Kachnar is just 4 km from Sitapur, but it is a chosen village for the Ambedkar Grameen Vikas Yojna. Today, it is the turn of Samajwadi Party strongman Radheyshyam Jaiswal—a four-time MLA—to woo the villagers, a mix of Muslims and Dalits. But their attention on this day is diverted by the fact that Mayawati too has come to the district. In this sugarcane belt village, the procurement of the crop is an important issue. In some places, the post-harvest crop is rotting as the state’s procurement policy has failed. The 800-odd households in the village here are all worried about their crop.
Because traditional parties have failed them, some residents talk of giving a chance to the Peace Party. Its candidate, Adesh Singh, a school teacher, is being described as a good man. “Cycle mein kitni hawa bharenge, hathi ke peechey kitne din jayenge (How many times will we fill air in the cycle tyre or walk behind the elephant?),” they ask. The shrinking of political choice is palpable. “How bad can a teacher be? After all, we trust him to teach our kids,” they say.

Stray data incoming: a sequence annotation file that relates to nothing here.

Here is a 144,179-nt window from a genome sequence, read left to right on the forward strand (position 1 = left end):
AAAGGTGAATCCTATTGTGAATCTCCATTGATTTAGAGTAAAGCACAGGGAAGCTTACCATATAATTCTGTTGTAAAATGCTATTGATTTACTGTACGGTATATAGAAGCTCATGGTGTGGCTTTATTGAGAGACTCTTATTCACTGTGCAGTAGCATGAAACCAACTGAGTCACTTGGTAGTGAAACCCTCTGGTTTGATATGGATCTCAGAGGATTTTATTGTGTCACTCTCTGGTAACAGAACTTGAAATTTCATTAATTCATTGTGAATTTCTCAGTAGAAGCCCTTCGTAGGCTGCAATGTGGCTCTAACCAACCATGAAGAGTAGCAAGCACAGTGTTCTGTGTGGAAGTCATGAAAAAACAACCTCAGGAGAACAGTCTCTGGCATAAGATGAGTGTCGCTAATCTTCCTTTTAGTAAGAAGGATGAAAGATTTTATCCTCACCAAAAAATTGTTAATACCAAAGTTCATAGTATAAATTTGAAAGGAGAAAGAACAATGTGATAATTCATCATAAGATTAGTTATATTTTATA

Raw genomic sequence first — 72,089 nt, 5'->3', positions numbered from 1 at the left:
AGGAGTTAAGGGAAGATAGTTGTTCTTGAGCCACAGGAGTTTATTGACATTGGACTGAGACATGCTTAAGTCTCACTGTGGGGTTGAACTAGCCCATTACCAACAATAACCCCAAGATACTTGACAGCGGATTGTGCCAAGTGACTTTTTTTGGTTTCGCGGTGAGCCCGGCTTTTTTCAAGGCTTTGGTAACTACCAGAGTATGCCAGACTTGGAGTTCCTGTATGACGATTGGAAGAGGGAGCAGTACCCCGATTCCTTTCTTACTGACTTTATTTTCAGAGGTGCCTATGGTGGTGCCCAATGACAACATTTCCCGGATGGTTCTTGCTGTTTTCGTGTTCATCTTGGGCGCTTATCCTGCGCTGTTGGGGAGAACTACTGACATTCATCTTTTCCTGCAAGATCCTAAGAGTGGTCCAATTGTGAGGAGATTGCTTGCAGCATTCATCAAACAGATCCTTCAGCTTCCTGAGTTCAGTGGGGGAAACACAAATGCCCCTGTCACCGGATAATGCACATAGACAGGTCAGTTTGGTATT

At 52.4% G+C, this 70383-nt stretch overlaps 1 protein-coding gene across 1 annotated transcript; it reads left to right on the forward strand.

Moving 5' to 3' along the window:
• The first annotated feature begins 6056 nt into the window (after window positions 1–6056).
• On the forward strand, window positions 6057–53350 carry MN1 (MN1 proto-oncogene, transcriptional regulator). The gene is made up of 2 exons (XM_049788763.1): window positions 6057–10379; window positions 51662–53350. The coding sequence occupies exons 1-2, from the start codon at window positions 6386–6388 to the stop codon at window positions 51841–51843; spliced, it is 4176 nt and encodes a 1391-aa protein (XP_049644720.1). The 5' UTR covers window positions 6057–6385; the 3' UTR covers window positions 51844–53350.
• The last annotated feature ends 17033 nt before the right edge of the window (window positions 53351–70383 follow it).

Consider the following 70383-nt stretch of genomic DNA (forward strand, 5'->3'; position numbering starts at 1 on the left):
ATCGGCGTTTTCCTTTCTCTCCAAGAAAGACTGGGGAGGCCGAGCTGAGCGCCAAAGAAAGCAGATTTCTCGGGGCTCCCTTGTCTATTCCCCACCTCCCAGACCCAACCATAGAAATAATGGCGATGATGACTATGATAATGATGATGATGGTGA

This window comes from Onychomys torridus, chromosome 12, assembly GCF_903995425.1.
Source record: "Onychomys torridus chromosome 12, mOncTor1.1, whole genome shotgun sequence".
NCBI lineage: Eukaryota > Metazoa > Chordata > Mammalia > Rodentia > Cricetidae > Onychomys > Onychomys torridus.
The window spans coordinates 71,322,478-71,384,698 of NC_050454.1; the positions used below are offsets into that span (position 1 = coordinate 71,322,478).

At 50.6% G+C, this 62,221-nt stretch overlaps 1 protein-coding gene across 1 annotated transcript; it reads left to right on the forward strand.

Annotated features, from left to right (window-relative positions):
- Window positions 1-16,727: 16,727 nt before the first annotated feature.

Kachnar is no different from other villages in the region. Bad roads, erratic water supply, a primary school and a primary healthcare centre which offer only the most basic services. For everything else, the villagers have to trek to the main town.
Besides crop procurement, the cost of fertiliser also has angered the farmers. “Prices have gone up and agriculture inputs have gone up, no one is buying our crop. Life is hard for us, though this is an Ambedkar village,” says Zahid Ali. Most of the residents here say that being an Ambedkar village has changed nothing in their lives. The minorities seemed to be strongly anti-Mayawati, the Dalits were divided on the issue. If a state-level programme like the Ambedkar village scheme has flopped here, the upa’s NREGA too has hardly worked. That’s some consolation for the BSP.